Tips for Staying on Track
One of the hardest things that a person can do when they are going through credit repair, is to stay on track. It was mentioned how it is important to live within one's needs, but staying on track is something completely different.

Staying on track after an individual has learned to be credit aware, is like an alcoholic who now has to make sure they do not fall off the wagon and end up going back to square one. Like those who go on a diet, when someone makes it to their ideal credit score (or weight), they immediately go about buying things and getting into the same situation that they were in before. As a result, they end up falling down again, and this time, climbing back up is that much harder.

  1. The first tip to keep on track with your credit repair is to not buy things you cannot afford. It is simple, it is true, and it comes down to not spending money you don't need to. If you don't have the money on you, then you don't buy it.
  2. Make a list of all your debts, including your student loans, credit card debts, mortgage, and more so you can track them. Recording things like payments, interest rates and the balances will allow the individual who is trying to reduce their debt to closely monitor it.
  3. Like one does with their budget, it is important to track everything that is spent on credit. It is important to monitor this because monitoring it will allow the individual to know where they are deviating, and where they need to cut back.
  4. Scale back on wasteful purchases, or eliminate them altogether. This is important because too many people will buy something they think they need, only to have it sit in the closet for months on end, because they forgot about it, or became bored with it.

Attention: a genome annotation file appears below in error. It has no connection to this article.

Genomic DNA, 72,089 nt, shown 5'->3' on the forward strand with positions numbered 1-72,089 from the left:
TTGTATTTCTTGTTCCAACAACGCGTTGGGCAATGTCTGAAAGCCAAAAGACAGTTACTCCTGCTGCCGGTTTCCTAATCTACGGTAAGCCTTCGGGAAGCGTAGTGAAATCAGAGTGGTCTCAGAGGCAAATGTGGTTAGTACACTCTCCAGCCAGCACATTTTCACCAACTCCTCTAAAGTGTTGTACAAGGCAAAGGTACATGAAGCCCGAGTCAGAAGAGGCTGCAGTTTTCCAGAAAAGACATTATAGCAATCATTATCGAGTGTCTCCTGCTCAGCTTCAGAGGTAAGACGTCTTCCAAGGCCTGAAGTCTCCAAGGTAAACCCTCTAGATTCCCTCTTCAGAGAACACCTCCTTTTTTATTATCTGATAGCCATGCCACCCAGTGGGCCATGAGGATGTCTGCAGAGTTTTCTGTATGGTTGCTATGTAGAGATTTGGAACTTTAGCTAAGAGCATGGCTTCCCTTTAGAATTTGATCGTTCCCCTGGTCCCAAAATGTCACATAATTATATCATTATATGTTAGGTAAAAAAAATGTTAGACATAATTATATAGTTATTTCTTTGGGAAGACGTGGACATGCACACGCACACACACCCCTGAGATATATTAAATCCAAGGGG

5. For someone who wants to save money and eliminate debt, they need to focus on eating at home, and packing a lunch to work. It is much easier to save money when someone makes their dinner and their lunch, instead of buying it. A typical lunch can cost $10 a day, five days a week, which is $50, multiply that by 52 weeks and it comes to $2,600 for lunch. That is not even considering the dinners. Not to mention, most people use their credit card when buying dinner and lunch, instead of cash. One good solution is to plant a garden. Planting a garden will allow the individual to buy $1.99 worth of seeds, but get $100 worth of food out of it.
  6. Having a smaller place is important when someone is hoping to manage their debt, and stay on track. What is the point of eliminating debt in one's life if you are going to have a $3,000 mortgage payment on a huge house? In the 1940s, the average house size was 800 square feet; in 1975, it was 1,000 square feet; today, it is 1,800 square feet. That is a huge increase. Taking a cheaper mortgage or rent will lower the debt-to-income ratio, which can then help an individual better manage their own debt.